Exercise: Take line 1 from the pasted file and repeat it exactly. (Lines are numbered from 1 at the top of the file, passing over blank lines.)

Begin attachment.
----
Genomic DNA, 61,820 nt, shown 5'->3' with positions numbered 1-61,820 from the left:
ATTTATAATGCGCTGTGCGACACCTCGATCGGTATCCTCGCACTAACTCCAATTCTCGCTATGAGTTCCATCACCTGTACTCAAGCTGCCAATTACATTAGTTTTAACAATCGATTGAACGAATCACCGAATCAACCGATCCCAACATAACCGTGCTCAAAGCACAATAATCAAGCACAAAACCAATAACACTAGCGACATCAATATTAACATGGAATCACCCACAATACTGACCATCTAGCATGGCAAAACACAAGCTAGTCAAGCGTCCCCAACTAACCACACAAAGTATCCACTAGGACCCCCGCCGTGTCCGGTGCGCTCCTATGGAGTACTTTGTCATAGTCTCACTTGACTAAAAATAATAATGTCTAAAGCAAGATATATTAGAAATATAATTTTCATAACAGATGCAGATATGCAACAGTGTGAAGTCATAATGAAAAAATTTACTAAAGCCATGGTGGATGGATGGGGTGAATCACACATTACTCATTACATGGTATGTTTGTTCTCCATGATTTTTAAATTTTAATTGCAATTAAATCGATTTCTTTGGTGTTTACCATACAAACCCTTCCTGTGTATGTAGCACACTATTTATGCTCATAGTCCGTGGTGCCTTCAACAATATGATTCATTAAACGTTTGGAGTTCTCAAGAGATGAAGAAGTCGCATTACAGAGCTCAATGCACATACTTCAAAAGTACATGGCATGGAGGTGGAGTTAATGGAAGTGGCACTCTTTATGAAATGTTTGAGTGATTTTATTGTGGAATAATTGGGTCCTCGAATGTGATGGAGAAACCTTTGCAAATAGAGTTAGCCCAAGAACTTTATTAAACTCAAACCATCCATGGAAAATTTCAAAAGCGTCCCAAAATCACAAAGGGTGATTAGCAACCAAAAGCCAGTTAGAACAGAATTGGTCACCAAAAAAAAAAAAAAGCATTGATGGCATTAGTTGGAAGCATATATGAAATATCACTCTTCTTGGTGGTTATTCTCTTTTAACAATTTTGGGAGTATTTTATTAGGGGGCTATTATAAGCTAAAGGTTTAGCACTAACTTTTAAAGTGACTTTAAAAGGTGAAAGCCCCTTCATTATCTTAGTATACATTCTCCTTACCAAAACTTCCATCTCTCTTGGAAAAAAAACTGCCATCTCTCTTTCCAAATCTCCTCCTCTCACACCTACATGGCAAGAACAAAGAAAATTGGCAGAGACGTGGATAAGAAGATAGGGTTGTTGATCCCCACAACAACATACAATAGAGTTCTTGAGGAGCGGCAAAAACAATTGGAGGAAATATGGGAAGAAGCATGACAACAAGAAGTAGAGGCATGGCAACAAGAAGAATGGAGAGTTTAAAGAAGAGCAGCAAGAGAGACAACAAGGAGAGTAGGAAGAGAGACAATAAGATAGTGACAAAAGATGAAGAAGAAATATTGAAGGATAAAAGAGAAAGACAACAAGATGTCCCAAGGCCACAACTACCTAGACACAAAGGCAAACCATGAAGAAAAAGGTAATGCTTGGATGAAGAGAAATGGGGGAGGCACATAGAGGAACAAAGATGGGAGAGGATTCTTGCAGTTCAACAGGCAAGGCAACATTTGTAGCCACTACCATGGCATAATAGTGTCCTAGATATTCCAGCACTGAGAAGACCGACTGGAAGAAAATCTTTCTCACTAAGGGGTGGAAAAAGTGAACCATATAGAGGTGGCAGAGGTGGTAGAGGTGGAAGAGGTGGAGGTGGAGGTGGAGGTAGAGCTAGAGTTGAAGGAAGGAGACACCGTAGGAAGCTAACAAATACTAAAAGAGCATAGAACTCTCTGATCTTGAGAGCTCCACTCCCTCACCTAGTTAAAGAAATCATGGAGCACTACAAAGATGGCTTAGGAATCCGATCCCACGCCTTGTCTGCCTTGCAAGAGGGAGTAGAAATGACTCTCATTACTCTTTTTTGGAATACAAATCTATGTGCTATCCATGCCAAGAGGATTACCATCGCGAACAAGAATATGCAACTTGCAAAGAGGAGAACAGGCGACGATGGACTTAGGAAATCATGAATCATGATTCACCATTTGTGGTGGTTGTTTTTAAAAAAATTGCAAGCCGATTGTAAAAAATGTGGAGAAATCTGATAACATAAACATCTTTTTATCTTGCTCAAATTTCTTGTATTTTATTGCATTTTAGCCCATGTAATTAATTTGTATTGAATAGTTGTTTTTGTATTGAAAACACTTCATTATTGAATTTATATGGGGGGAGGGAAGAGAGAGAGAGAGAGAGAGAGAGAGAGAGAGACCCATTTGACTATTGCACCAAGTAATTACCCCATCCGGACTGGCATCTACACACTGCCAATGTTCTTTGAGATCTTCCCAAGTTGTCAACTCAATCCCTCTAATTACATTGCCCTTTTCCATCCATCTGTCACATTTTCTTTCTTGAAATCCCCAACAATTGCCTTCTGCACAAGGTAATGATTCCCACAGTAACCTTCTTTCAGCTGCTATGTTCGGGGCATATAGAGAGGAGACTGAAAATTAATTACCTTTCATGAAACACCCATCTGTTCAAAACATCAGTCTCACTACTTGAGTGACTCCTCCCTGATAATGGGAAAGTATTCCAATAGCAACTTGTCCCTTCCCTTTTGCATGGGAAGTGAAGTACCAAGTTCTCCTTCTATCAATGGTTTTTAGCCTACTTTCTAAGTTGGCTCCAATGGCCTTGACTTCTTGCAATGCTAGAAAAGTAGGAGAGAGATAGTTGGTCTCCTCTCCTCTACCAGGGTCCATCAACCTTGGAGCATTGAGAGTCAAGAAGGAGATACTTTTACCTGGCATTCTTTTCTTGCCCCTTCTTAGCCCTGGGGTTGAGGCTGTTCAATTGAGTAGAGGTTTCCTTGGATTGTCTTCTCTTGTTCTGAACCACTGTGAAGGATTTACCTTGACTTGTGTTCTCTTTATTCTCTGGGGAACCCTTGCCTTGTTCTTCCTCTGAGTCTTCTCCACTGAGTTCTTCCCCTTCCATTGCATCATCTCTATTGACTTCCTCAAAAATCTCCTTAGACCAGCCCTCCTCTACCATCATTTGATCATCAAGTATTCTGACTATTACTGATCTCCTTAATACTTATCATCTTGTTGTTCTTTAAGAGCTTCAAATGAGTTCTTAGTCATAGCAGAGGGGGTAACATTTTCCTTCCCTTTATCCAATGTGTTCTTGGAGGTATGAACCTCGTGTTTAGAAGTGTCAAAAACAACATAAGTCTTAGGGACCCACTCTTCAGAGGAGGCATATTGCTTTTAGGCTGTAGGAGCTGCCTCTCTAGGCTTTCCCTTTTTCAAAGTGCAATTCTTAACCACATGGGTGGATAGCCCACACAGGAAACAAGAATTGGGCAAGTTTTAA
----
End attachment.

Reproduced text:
Genomic DNA, 61,820 nt, shown 5'->3' with positions numbered 1-61,820 from the left: